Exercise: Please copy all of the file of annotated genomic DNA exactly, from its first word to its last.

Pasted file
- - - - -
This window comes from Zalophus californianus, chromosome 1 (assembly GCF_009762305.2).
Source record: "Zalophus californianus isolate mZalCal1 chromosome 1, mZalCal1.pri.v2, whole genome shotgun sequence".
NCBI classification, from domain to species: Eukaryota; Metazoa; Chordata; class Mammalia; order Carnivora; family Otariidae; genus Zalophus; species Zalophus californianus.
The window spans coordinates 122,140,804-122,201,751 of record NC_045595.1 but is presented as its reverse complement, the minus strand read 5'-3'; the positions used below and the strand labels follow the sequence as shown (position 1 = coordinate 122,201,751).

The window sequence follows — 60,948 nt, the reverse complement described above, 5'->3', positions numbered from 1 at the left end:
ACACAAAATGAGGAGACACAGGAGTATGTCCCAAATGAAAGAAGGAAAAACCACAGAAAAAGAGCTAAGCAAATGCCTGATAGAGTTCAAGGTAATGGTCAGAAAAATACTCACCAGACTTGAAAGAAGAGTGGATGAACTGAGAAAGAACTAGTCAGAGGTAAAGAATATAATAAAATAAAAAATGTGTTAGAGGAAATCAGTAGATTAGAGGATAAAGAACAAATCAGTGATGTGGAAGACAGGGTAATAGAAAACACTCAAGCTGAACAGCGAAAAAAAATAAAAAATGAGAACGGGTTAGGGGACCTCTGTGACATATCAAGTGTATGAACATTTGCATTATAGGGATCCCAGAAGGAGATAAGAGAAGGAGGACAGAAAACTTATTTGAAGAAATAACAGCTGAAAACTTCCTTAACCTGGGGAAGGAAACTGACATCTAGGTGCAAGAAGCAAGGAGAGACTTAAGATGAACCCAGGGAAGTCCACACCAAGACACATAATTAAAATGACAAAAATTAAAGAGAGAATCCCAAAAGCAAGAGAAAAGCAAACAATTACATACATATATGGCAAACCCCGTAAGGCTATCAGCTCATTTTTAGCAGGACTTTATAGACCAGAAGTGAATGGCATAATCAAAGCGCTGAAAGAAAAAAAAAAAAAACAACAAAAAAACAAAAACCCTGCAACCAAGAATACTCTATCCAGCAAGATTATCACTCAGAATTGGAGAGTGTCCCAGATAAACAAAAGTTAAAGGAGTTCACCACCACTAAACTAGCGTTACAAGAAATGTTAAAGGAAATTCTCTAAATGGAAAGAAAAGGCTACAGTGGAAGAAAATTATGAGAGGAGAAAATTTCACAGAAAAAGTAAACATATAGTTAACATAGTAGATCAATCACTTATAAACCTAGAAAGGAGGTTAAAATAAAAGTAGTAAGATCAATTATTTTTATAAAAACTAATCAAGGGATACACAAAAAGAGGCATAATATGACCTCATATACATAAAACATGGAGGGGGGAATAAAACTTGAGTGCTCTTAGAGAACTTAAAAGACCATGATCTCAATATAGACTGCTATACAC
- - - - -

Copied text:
This window comes from Zalophus californianus, chromosome 1 (assembly GCF_009762305.2).
Source record: "Zalophus californianus isolate mZalCal1 chromosome 1, mZalCal1.pri.v2, whole genome shotgun sequence".
NCBI classification, from domain to species: Eukaryota; Metazoa; Chordata; class Mammalia; order Carnivora; family Otariidae; genus Zalophus; species Zalophus californianus.
The window spans coordinates 122,140,804-122,201,751 of record NC_045595.1 but is presented as its reverse complement, the minus strand read 5'-3'; the positions used below and the strand labels follow the sequence as shown (position 1 = coordinate 122,201,751).

The window sequence follows — 60,948 nt, the reverse complement described above, 5'->3', positions numbered from 1 at the left end:
ACACAAAATGAGGAGACACAGGAGTATGTCCCAAATGAAAGAAGGAAAAACCACAGAAAAAGAGCTAAGCAAATGCCTGATAGAGTTCAAGGTAATGGTCAGAAAAATACTCACCAGACTTGAAAGAAGAGTGGATGAACTGAGAAAGAACTAGTCAGAGGTAAAGAATATAATAAAATAAAAAATGTGTTAGAGGAAATCAGTAGATTAGAGGATAAAGAACAAATCAGTGATGTGGAAGACAGGGTAATAGAAAACACTCAAGCTGAACAGCGAAAAAAAATAAAAAATGAGAACGGGTTAGGGGACCTCTGTGACATATCAAGTGTATGAACATTTGCATTATAGGGATCCCAGAAGGAGATAAGAGAAGGAGGACAGAAAACTTATTTGAAGAAATAACAGCTGAAAACTTCCTTAACCTGGGGAAGGAAACTGACATCTAGGTGCAAGAAGCAAGGAGAGACTTAAGATGAACCCAGGGAAGTCCACACCAAGACACATAATTAAAATGACAAAAATTAAAGAGAGAATCCCAAAAGCAAGAGAAAAGCAAACAATTACATACATATATGGCAAACCCCGTAAGGCTATCAGCTCATTTTTAGCAGGACTTTATAGACCAGAAGTGAATGGCATAATCAAAGCGCTGAAAGAAAAAAAAAAAAAACAACAAAAAAACAAAAACCCTGCAACCAAGAATACTCTATCCAGCAAGATTATCACTCAGAATTGGAGAGTGTCCCAGATAAACAAAAGTTAAAGGAGTTCACCACCACTAAACTAGCGTTACAAGAAATGTTAAAGGAAATTCTCTAAATGGAAAGAAAAGGCTACAGTGGAAGAAAATTATGAGAGGAGAAAATTTCACAGAAAAAGTAAACATATAGTTAACATAGTAGATCAATCACTTATAAACCTAGAAAGGAGGTTAAAATAAAAGTAGTAAGATCAATTATTTTTATAAAAACTAATCAAGGGATACACAAAAAGAGGCATAATATGACCTCATATACATAAAACATGGAGGGGGGAATAAAACTTGAGTGCTCTTAGAGAACTTAAAAGACCATGATCTCAATATAGACTGCTATACAC